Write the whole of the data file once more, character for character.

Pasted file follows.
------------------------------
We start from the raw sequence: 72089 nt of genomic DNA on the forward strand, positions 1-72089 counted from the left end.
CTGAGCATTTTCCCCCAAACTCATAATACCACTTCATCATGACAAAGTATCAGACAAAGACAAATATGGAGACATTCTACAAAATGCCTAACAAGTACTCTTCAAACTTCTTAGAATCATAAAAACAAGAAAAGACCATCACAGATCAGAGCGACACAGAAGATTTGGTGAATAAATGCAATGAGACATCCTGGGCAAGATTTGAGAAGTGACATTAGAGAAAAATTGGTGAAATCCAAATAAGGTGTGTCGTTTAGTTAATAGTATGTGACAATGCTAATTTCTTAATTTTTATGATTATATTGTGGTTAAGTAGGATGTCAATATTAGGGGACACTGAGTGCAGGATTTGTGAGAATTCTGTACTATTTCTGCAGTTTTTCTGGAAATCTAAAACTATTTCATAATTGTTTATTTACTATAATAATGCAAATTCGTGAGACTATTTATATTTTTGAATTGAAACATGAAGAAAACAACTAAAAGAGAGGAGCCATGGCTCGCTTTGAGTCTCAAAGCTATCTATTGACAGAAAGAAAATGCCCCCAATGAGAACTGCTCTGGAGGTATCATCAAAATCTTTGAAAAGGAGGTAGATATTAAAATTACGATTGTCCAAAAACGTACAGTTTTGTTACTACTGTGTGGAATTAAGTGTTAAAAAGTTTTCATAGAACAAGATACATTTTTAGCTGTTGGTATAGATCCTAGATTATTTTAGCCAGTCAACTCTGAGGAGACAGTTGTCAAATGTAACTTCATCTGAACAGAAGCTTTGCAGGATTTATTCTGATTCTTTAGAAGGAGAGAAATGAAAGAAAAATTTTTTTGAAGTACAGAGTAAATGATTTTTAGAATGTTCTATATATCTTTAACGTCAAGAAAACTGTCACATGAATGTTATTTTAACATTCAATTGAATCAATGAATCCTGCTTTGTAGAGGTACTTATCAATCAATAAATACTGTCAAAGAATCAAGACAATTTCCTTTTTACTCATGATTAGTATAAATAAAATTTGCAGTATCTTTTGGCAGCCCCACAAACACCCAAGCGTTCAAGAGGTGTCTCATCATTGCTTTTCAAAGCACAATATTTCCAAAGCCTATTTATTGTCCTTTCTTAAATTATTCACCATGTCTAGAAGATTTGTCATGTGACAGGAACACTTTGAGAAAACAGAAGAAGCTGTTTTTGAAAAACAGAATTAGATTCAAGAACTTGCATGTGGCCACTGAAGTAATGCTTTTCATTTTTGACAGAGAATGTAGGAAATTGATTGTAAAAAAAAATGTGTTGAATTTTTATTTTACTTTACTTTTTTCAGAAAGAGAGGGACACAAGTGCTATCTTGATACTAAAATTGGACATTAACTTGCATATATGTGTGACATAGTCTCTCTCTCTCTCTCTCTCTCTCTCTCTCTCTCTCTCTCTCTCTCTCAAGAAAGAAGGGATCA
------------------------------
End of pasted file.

We start from the raw sequence: 72089 nt of genomic DNA on the forward strand, positions 1-72089 counted from the left end.
CTGAGCATTTTCCCCCAAACTCATAATACCACTTCATCATGACAAAGTATCAGACAAAGACAAATATGGAGACATTCTACAAAATGCCTAACAAGTACTCTTCAAACTTCTTAGAATCATAAAAACAAGAAAAGACCATCACAGATCAGAGCGACACAGAAGATTTGGTGAATAAATGCAATGAGACATCCTGGGCAAGATTTGAGAAGTGACATTAGAGAAAAATTGGTGAAATCCAAATAAGGTGTGTCGTTTAGTTAATAGTATGTGACAATGCTAATTTCTTAATTTTTATGATTATATTGTGGTTAAGTAGGATGTCAATATTAGGGGACACTGAGTGCAGGATTTGTGAGAATTCTGTACTATTTCTGCAGTTTTTCTGGAAATCTAAAACTATTTCATAATTGTTTATTTACTATAATAATGCAAATTCGTGAGACTATTTATATTTTTGAATTGAAACATGAAGAAAACAACTAAAAGAGAGGAGCCATGGCTCGCTTTGAGTCTCAAAGCTATCTATTGACAGAAAGAAAATGCCCCCAATGAGAACTGCTCTGGAGGTATCATCAAAATCTTTGAAAAGGAGGTAGATATTAAAATTACGATTGTCCAAAAACGTACAGTTTTGTTACTACTGTGTGGAATTAAGTGTTAAAAAGTTTTCATAGAACAAGATACATTTTTAGCTGTTGGTATAGATCCTAGATTATTTTAGCCAGTCAACTCTGAGGAGACAGTTGTCAAATGTAACTTCATCTGAACAGAAGCTTTGCAGGATTTATTCTGATTCTTTAGAAGGAGAGAAATGAAAGAAAAATTTTTTTGAAGTACAGAGTAAATGATTTTTAGAATGTTCTATATATCTTTAACGTCAAGAAAACTGTCACATGAATGTTATTTTAACATTCAATTGAATCAATGAATCCTGCTTTGTAGAGGTACTTATCAATCAATAAATACTGTCAAAGAATCAAGACAATTTCCTTTTTACTCATGATTAGTATAAATAAAATTTGCAGTATCTTTTGGCAGCCCCACAAACACCCAAGCGTTCAAGAGGTGTCTCATCATTGCTTTTCAAAGCACAATATTTCCAAAGCCTATTTATTGTCCTTTCTTAAATTATTCACCATGTCTAGAAGATTTGTCATGTGACAGGAACACTTTGAGAAAACAGAAGAAGCTGTTTTTGAAAAACAGAATTAGATTCAAGAACTTGCATGTGGCCACTGAAGTAATGCTTTTCATTTTTGACAGAGAATGTAGGAAATTGATTGTAAAAAAAAATGTGTTGAATTTTTATTTTACTTTACTTTTTTCAGAAAGAGAGGGACACAAGTGCTATCTTGATACTAAAATTGGACATTAACTTGCATATATGTGTGACATAGTCTCTCTCTCTCTCTCTCTCTCTCTCTCTCTCTCTCTCTCTCTCTCTCAAGAAAGAAGGGATCA